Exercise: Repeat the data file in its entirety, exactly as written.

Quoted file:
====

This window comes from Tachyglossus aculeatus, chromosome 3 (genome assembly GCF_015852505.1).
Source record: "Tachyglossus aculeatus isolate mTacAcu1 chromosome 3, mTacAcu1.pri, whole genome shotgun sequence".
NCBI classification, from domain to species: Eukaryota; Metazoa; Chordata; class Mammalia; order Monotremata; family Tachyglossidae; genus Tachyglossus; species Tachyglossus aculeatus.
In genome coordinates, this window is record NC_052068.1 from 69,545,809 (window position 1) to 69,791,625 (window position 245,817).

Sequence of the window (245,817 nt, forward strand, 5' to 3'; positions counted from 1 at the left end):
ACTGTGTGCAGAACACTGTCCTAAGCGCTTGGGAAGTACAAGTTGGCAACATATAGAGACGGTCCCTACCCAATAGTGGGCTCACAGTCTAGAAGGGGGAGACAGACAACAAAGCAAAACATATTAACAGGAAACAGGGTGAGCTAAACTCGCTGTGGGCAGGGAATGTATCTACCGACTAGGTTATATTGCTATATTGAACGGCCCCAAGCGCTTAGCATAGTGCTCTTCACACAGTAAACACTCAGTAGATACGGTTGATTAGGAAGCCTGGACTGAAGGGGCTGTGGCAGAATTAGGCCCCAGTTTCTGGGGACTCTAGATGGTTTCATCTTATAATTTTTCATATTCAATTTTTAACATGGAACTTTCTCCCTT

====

This window comes from Tachyglossus aculeatus, chromosome 3 (genome assembly GCF_015852505.1).
Source record: "Tachyglossus aculeatus isolate mTacAcu1 chromosome 3, mTacAcu1.pri, whole genome shotgun sequence".
NCBI classification, from domain to species: Eukaryota; Metazoa; Chordata; class Mammalia; order Monotremata; family Tachyglossidae; genus Tachyglossus; species Tachyglossus aculeatus.
In genome coordinates, this window is record NC_052068.1 from 69,545,809 (window position 1) to 69,791,625 (window position 245,817).

Sequence of the window (245,817 nt, forward strand, 5' to 3'; positions counted from 1 at the left end):
ACTGTGTGCAGAACACTGTCCTAAGCGCTTGGGAAGTACAAGTTGGCAACATATAGAGACGGTCCCTACCCAATAGTGGGCTCACAGTCTAGAAGGGGGAGACAGACAACAAAGCAAAACATATTAACAGGAAACAGGGTGAGCTAAACTCGCTGTGGGCAGGGAATGTATCTACCGACTAGGTTATATTGCTATATTGAACGGCCCCAAGCGCTTAGCATAGTGCTCTTCACACAGTAAACACTCAGTAGATACGGTTGATTAGGAAGCCTGGACTGAAGGGGCTGTGGCAGAATTAGGCCCCAGTTTCTGGGGACTCTAGATGGTTTCATCTTATAATTTTTCATATTCAATTTTTAACATGGAACTTTCTCCCTT